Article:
Henley Symphony Orchestra’s next concert under Music Director Ian Brown takes place in Reading Concert Hall at 4pm on Sunday 18 November. As always, the orchestra has shown its customary ambition, both in its choice of repertoire and of the solo performers who take part.
For this concert the hottest property in the world of French Horn, Ben Goldscheider, has been invited to perform Richard Strauss’s Horn Concerto No 2.
Ben Goldscheider reached the Final of the BBC Young Musician Competition in 2016, since when he has quickly emerged as one of the most exciting horn players of his generation. “Phrasings emerged supremely well-articulated; the notes’ golden flow never stopped” (BBC Young Musician Final 2016, Geoff Brown, The Times). He was named BBC Music Magazine’s “Rising Star” and Gramophone Magazine’s “One to Watch”. This season he will make his Proms debut with the BBC Concert Orchestra.
Written some six decades after its predecessor, Strauss’s lyrical and virtuosic concerto is brimming with the colourful musical language characteristic of Strauss’s maturity. Conductor Norman Del Mar wrote that “…the piece had turned into a singular success from first to last. It is the freedom and originality of form, especially in the opening allegro which reveals the experienced master as compared to the first concerto“. Whilst the outer movements are virtuosic, the middle movement is a “beautifully proportioned miniature and particularly well conceived as a relaxation for the soloist between the exacting outer movements.”
Either side of this piece the HSO will perform Schumann’s Manfred Overture and Sibelius’s Symphony No 1.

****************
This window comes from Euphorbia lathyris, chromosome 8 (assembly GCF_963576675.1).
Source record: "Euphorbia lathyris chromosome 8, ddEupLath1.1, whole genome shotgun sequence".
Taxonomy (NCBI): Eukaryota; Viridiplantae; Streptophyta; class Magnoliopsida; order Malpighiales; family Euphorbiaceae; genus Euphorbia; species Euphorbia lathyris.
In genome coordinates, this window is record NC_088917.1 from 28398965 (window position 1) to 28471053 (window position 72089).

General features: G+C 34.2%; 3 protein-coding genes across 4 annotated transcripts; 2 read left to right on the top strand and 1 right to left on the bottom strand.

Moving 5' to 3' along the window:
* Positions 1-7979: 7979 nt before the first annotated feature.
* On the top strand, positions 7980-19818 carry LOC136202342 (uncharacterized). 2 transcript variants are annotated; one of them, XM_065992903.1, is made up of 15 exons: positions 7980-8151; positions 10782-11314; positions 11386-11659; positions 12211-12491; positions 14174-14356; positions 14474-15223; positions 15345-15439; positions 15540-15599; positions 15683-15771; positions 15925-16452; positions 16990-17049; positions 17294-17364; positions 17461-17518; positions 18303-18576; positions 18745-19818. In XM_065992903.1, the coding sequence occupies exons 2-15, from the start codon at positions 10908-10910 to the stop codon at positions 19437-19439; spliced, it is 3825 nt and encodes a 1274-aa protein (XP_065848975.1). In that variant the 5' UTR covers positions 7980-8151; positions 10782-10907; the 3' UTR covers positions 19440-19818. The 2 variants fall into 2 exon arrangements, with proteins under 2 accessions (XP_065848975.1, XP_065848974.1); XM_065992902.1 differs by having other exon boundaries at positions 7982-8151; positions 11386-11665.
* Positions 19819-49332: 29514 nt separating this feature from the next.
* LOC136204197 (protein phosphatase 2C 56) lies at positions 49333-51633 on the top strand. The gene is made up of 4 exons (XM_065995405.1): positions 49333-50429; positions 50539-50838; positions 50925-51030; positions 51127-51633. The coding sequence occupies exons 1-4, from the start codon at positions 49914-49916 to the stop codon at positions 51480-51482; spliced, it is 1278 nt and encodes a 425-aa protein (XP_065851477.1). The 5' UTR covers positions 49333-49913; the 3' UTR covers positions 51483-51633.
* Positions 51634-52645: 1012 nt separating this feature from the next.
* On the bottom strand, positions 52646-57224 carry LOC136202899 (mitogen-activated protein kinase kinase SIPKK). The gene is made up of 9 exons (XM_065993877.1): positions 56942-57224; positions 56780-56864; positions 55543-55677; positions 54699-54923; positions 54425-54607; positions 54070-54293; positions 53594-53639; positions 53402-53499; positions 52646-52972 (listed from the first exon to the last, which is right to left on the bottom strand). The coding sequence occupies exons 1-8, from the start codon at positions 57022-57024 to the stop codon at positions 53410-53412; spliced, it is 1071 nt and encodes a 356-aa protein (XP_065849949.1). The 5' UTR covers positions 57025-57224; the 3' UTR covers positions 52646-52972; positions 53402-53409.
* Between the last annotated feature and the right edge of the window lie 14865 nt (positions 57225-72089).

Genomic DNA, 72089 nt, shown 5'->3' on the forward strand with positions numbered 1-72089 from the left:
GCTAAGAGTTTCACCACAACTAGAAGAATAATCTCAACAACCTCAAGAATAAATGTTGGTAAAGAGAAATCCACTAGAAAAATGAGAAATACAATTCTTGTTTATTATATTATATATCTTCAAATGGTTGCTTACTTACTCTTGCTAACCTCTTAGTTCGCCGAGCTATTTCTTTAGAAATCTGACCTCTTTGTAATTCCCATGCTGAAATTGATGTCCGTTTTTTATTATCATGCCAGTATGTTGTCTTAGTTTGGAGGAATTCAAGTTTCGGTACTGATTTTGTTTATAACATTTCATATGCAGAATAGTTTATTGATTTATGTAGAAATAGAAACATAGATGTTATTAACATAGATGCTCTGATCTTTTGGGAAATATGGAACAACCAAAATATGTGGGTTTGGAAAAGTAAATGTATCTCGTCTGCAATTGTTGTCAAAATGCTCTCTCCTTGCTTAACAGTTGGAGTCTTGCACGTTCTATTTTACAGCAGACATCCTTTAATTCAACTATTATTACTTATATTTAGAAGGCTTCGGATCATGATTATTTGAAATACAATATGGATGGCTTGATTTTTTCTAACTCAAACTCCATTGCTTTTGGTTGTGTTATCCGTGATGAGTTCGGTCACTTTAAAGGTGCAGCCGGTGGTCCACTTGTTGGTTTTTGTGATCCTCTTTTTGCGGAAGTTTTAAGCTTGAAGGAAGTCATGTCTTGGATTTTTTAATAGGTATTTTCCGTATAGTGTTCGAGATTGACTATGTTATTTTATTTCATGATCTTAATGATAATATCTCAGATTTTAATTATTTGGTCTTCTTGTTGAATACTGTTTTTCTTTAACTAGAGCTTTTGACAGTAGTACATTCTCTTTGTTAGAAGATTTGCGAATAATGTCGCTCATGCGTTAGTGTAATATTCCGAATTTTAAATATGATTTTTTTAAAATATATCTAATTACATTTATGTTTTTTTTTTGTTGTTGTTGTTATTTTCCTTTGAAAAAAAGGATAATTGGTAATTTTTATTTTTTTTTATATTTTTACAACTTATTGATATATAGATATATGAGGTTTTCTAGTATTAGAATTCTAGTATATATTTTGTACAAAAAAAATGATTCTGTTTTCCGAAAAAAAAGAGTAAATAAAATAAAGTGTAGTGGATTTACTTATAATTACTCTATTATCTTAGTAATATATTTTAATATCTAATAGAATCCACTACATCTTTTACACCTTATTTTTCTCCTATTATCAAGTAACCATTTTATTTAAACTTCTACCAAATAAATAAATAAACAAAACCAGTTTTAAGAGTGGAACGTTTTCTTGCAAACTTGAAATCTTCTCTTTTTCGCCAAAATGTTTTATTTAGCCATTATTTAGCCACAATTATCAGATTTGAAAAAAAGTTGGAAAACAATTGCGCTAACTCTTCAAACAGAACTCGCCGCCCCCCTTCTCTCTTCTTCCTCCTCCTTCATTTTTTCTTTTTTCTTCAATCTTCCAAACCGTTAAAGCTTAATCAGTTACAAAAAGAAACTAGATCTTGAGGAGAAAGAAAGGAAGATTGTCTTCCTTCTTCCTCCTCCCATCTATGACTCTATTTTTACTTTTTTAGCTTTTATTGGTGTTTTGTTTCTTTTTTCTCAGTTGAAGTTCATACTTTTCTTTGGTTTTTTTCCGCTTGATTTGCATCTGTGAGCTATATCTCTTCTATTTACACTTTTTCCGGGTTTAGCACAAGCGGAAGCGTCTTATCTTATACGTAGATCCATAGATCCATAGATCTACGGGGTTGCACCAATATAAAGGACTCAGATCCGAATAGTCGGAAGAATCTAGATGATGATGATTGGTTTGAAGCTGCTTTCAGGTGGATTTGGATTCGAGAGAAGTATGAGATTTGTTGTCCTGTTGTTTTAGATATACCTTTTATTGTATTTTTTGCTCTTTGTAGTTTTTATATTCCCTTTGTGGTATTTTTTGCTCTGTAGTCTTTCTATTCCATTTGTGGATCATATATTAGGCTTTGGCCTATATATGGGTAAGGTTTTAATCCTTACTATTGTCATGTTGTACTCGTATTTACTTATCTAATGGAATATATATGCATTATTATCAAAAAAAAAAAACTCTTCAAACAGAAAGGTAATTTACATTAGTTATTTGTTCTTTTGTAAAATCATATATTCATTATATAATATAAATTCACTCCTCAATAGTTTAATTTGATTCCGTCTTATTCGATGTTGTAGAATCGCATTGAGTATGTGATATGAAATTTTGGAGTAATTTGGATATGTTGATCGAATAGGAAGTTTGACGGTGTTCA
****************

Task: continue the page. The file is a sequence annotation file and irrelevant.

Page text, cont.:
Schumann had a love of literature. His powerful Manfred Overture, written as a work of incidental music in response to Byron’s semi-autobiographical poem about the outcast anti-hero, was devised as a ‘dramatic poem with music’. The Overture was completed in 1848 while Schumann was suffering from auditory hallucinations. It consists of an overture (the most highly regarded part of the work) and 15 further numbers that are now seldom performed ̶ entr’acte, melodramas, and several solos and choruses. The first performance took place at the Leipzig Gewandhaus on March 14, 1852. Composer Hugo Wolf remarked that the work “has brought the essence, the focal point of the drama to plastic expression with the simplest strokes.”
Jean Sibelius, considered by many the last master of the grand symphonic tradition, composed his stirring Symphony No 1 in 1899 at the age of 34. It opens with its famous haunting clarinet solo and evolves into a majestic conclusion, reflecting his beloved Finnish countryside. It has been often described as “negligible, but nice” in relation to his mature symphonies. Genuinely symphonic music, based on a conventional four-movement structure, it has similar qualities to those of Finlandia, which was written in the same year with fierce patriotism at a time when Finland was fighting against political pressure from Russia.